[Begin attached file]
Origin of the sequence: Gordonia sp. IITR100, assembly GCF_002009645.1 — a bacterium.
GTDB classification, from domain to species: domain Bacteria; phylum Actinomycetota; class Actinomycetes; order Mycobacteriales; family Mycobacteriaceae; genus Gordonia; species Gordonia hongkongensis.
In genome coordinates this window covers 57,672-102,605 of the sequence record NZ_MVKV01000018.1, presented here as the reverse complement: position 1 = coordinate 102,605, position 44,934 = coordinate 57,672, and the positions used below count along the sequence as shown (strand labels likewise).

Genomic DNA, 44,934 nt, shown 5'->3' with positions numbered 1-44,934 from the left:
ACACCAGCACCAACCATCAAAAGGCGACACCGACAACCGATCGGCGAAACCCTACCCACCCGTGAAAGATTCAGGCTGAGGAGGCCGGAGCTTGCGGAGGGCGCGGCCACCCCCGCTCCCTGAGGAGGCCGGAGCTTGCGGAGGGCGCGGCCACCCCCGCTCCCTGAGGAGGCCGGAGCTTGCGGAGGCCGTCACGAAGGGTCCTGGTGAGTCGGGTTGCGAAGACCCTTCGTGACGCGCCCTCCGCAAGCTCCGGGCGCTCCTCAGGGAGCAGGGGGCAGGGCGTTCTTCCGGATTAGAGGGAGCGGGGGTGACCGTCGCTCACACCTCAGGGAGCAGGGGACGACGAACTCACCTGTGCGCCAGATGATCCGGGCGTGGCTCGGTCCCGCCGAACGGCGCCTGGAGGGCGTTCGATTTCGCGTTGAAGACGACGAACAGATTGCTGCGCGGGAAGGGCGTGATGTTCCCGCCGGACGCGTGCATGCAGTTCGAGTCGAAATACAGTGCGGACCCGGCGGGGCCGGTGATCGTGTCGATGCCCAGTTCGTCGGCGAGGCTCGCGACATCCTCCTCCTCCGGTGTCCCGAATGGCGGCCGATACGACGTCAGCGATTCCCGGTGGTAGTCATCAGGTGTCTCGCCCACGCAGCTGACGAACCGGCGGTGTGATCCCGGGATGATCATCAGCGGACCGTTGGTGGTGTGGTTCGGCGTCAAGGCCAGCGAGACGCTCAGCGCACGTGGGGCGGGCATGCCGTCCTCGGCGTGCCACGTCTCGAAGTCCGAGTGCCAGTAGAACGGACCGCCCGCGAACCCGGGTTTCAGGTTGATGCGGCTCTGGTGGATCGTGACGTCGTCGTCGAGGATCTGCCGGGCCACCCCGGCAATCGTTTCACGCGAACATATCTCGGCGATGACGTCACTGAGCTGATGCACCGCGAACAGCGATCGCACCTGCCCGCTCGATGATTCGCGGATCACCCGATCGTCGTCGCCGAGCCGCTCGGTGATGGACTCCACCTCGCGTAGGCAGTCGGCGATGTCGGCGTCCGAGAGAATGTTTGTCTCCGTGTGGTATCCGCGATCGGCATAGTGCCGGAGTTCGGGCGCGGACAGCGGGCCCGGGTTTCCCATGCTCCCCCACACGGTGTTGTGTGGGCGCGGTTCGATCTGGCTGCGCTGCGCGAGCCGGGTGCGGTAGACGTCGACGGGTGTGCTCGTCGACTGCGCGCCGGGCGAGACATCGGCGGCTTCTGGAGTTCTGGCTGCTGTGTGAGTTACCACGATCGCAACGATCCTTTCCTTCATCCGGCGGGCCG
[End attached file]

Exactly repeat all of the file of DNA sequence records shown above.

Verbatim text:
Origin of the sequence: Gordonia sp. IITR100, assembly GCF_002009645.1 — a bacterium.
GTDB classification, from domain to species: domain Bacteria; phylum Actinomycetota; class Actinomycetes; order Mycobacteriales; family Mycobacteriaceae; genus Gordonia; species Gordonia hongkongensis.
In genome coordinates this window covers 57,672-102,605 of the sequence record NZ_MVKV01000018.1, presented here as the reverse complement: position 1 = coordinate 102,605, position 44,934 = coordinate 57,672, and the positions used below count along the sequence as shown (strand labels likewise).

Genomic DNA, 44,934 nt, shown 5'->3' with positions numbered 1-44,934 from the left:
ACACCAGCACCAACCATCAAAAGGCGACACCGACAACCGATCGGCGAAACCCTACCCACCCGTGAAAGATTCAGGCTGAGGAGGCCGGAGCTTGCGGAGGGCGCGGCCACCCCCGCTCCCTGAGGAGGCCGGAGCTTGCGGAGGGCGCGGCCACCCCCGCTCCCTGAGGAGGCCGGAGCTTGCGGAGGCCGTCACGAAGGGTCCTGGTGAGTCGGGTTGCGAAGACCCTTCGTGACGCGCCCTCCGCAAGCTCCGGGCGCTCCTCAGGGAGCAGGGGGCAGGGCGTTCTTCCGGATTAGAGGGAGCGGGGGTGACCGTCGCTCACACCTCAGGGAGCAGGGGACGACGAACTCACCTGTGCGCCAGATGATCCGGGCGTGGCTCGGTCCCGCCGAACGGCGCCTGGAGGGCGTTCGATTTCGCGTTGAAGACGACGAACAGATTGCTGCGCGGGAAGGGCGTGATGTTCCCGCCGGACGCGTGCATGCAGTTCGAGTCGAAATACAGTGCGGACCCGGCGGGGCCGGTGATCGTGTCGATGCCCAGTTCGTCGGCGAGGCTCGCGACATCCTCCTCCTCCGGTGTCCCGAATGGCGGCCGATACGACGTCAGCGATTCCCGGTGGTAGTCATCAGGTGTCTCGCCCACGCAGCTGACGAACCGGCGGTGTGATCCCGGGATGATCATCAGCGGACCGTTGGTGGTGTGGTTCGGCGTCAAGGCCAGCGAGACGCTCAGCGCACGTGGGGCGGGCATGCCGTCCTCGGCGTGCCACGTCTCGAAGTCCGAGTGCCAGTAGAACGGACCGCCCGCGAACCCGGGTTTCAGGTTGATGCGGCTCTGGTGGATCGTGACGTCGTCGTCGAGGATCTGCCGGGCCACCCCGGCAATCGTTTCACGCGAACATATCTCGGCGATGACGTCACTGAGCTGATGCACCGCGAACAGCGATCGCACCTGCCCGCTCGATGATTCGCGGATCACCCGATCGTCGTCGCCGAGCCGCTCGGTGATGGACTCCACCTCGCGTAGGCAGTCGGCGATGTCGGCGTCCGAGAGAATGTTTGTCTCCGTGTGGTATCCGCGATCGGCATAGTGCCGGAGTTCGGGCGCGGACAGCGGGCCCGGGTTTCCCATGCTCCCCCACACGGTGTTGTGTGGGCGCGGTTCGATCTGGCTGCGCTGCGCGAGCCGGGTGCGGTAGACGTCGACGGGTGTGCTCGTCGACTGCGCGCCGGGCGAGACATCGGCGGCTTCTGGAGTTCTGGCTGCTGTGTGAGTTACCACGATCGCAACGATCCTTTCCTTCATCCGGCGGGCCG